An Affair of Poisons(5)

I haven’t rid the world of one abhorrent duc.

I have murdered the King of France.



There are a good many chores I should be doing. Rixenda’s list is endless: peel the turnips, scour the pots, sweep the scullery, harvest the leeks. On and on and on. Sneaking over to the royal chateau and hiding in the hedge beneath the second-floor window, third from the left, is decidedly not on that list. But I can’t be blamed. Not really. I was headed to the garden to dig up the leeks when the morning sunlight struck the path in such a way I couldn’t help but notice how round and smooth the pebbles were, shining like precious drops of silver.

The perfect size for tossing at windows.

A thrill shivers through me as I lob the first stone, picturing Madame Lemaire up there, coiled like a dragon inside the keep. The old governess is far uglier than a serpent, and her tongue is sharp enough to spit flames, which is precisely why I must rescue my sisters.

Plink, plink, plink.

The rocks bounce off the gilded shutters like bullets. A few more go unanswered, but I am nothing if not persistent.

Come on, you old crone.

Three more and the shutters fly open.

Without waiting to hear her bray like a donkey or watch her wrinkles flap like a turkey’s wattle, I grip the trellis and scamper up. I’ve had loads of practice climbing. Mostly trees in the garden to avoid tumbles with the courtiers’ brats when I was young, and now the curtain wall surrounding the maids’ quarters for a different sort of tumble.

Madame Lemaire spots me immediately, but before she can call me a flea-bitten bastard hog and slam the shutters, I dive through the window and nearly knock her on her backside. She screams and crashes into the cream and pink papered wall, and her curled wig plummets to the floor. It looks so much like one of Madame de Montespan’s miniature poodles, I half expect it to bark. Or bite me.

Anne and Fran?oise shriek with laughter—the best greeting I could have hoped for—and I rush across the room and snatch them from their chairs. Their teacups clatter to the floor and I stomp through the steaming brown liquid, making an even bigger mess. Madame Lemaire is right: I’m quite like a pig, sullying the rich mulberry rugs with my muddy boots, shaking leaves and twigs from my hair. I do it on purpose. First, because it’s amusing to watch Madame Lemaire clutch her chest and sputter. And second, because it’s easier to blow around like a tornado and make a wreckage of everything rather than stare at the mahogany bed frames and silk-threaded coverlets and try not to compare them to my thin straw mat in the servants’ quarters.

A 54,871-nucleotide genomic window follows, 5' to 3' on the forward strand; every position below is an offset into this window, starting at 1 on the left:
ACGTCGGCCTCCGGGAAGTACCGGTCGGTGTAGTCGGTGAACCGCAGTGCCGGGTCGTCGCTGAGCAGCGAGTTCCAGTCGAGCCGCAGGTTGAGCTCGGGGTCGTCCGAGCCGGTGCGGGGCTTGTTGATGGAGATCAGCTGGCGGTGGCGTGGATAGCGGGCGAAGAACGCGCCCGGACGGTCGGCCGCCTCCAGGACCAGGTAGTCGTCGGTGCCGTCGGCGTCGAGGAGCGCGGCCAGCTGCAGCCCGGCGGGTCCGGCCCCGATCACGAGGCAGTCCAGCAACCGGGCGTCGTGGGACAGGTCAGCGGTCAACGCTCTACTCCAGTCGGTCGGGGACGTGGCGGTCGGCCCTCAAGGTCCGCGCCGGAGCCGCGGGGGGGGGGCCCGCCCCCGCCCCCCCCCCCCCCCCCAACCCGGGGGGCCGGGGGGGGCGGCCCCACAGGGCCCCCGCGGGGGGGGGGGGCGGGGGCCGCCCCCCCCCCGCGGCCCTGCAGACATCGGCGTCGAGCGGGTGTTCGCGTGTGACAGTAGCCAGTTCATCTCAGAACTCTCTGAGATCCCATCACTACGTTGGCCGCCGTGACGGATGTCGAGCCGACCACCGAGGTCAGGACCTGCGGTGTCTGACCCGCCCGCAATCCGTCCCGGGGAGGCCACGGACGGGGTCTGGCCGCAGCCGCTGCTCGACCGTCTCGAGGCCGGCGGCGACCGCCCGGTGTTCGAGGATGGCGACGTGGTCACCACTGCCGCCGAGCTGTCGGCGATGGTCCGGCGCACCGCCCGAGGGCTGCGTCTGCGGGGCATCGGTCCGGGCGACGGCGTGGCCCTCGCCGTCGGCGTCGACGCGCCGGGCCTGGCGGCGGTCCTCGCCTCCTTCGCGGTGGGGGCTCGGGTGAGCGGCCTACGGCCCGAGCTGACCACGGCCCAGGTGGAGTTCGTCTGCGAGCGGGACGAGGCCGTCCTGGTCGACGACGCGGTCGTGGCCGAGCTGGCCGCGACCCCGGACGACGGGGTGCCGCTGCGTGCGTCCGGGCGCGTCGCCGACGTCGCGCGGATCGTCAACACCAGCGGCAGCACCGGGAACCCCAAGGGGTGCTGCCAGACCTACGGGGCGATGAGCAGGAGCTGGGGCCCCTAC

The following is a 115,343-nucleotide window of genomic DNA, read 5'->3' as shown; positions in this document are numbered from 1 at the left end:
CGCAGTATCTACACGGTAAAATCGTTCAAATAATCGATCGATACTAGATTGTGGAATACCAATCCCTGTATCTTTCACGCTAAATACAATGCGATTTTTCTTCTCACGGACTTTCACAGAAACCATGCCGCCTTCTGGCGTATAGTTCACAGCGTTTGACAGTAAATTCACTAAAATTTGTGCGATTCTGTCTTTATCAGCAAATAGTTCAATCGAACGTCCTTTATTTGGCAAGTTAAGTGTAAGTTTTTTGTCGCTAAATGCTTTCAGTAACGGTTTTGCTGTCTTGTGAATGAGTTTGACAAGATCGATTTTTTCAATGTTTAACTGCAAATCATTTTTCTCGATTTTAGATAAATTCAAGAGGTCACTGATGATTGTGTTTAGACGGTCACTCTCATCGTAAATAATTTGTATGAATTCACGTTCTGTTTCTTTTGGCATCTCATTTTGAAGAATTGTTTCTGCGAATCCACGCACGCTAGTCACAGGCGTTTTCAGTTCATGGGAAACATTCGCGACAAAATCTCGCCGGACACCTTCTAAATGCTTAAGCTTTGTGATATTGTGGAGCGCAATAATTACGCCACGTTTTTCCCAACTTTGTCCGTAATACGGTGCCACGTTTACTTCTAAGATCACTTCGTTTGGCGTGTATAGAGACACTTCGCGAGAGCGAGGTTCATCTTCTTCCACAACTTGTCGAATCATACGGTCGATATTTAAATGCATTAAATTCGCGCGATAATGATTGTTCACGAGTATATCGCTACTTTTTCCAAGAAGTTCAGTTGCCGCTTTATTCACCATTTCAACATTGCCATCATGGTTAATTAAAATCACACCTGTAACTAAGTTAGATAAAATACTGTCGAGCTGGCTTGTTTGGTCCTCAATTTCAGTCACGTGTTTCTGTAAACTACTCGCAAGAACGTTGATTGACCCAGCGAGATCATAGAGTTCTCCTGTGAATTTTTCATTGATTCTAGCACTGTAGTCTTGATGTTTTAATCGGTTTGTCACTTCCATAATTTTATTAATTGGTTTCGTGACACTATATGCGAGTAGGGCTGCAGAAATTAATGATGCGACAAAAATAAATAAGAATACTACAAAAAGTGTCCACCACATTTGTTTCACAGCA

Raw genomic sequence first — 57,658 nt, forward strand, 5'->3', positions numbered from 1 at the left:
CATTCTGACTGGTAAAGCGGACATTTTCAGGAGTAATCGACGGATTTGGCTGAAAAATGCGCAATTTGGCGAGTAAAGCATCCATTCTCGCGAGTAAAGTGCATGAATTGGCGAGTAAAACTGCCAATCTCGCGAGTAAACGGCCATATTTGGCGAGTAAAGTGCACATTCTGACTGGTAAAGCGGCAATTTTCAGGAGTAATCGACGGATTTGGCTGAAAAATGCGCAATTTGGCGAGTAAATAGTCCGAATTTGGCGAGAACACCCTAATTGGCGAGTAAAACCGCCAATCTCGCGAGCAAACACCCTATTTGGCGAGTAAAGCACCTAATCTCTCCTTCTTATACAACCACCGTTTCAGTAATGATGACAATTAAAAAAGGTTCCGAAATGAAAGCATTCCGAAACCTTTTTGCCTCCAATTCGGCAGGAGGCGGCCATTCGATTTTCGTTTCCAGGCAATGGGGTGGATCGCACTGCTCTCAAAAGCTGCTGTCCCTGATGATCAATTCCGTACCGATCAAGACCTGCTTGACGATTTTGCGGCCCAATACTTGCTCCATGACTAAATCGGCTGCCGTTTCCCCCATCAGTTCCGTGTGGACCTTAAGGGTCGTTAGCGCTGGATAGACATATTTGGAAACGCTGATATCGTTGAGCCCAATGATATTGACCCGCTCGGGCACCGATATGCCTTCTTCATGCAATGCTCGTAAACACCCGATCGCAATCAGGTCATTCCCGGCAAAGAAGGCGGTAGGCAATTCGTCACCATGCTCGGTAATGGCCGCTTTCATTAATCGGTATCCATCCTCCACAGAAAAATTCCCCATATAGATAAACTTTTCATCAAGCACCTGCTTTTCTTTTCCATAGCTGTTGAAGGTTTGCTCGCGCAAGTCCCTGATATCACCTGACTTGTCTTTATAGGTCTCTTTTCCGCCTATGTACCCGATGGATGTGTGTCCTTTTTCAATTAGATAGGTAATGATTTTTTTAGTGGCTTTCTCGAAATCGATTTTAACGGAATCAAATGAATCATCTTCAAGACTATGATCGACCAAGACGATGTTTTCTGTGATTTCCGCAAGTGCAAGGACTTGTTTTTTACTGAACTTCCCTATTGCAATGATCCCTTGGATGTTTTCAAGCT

“How are my girls?” I ask, balancing one on each hip. At five and seven, they’re almost too big to carry, especially with their full satin skirts, but I grit my teeth and boost them higher so we can rub our noses back and forth. Our special greeting.

“Better now that you’re here,” Fran?oise, the elder of my half sisters, says. She pats my cheek and my heart melts like a warm pot de crème. “These lessons are awfully dull.”

“We hoped you would come for us,” Anne says behind her hand. Only she hasn’t quite mastered how to whisper, so Madame Lemaire hears every word.

The old woman smashes her wig onto her head and advances on us, arms outstretched to the girls. “Come along, sweetings. Lessons may be dull, but they are necessary. Children who ignore their studies end up like him.”

I gasp and crumple my face so it looks like a crab apple and, coincidentally, a good deal like Madame Lemaire’s. “We wouldn’t want that now, would we?”

My sisters giggle and shake their heads. Their silky auburn curls brush my cheeks and tickle my nose. They smell of honeysuckle and rose water. Like happiness and home. I squeeze them tighter because despite incessant conditioning from their ma?tresse-en-titre mother and their snub-nosed tutors, they do want to be like me. They want to see me, and not just to laugh at my expense. They’re the only ones who give a piss about me—besides Rixenda, I suppose.

“You cannot take them.” Madame Lemaire folds her arms and positions herself before the door. “We are in the middle of an important etiquette lesson. You would do well to sit in on a few such lessons yourself, Josse.”

“Ah, but then I might be expected to act princely, and we can’t have that. I am, after all, just a kitchen boy.”

I see no point in trying to win the king’s affection when my fate will be the same as my mother’s: cast aside like rubbish as soon as the novelty fades. As soon as he tires of watching his ministers drop their forks to stare at me—his spitting image—pouring wine and serving mutton in the great hall. I am a trifling form of entertainment, like a dancing monkey.

“Release the girls this instant,” Madame Lemaire demands.

Smirking, I dodge the sweep of her arm and hold my sisters tighter. “One hour,” I beg. “Look at their faces—so wan and melancholy. They need sunlight, exercise. It’s unhealthy for young girls to have so many lessons.”

“I’ve had a terrible headache all morning,” Fran?oise adds with a dramatic sniff.

“What they need is to be kept away from scoundrels like you. Their mother has forbidden it.” Madame Lemaire puffs out her chest, making herself as large as possible. I will have to tackle her to get through the door, and she likely outweighs me.

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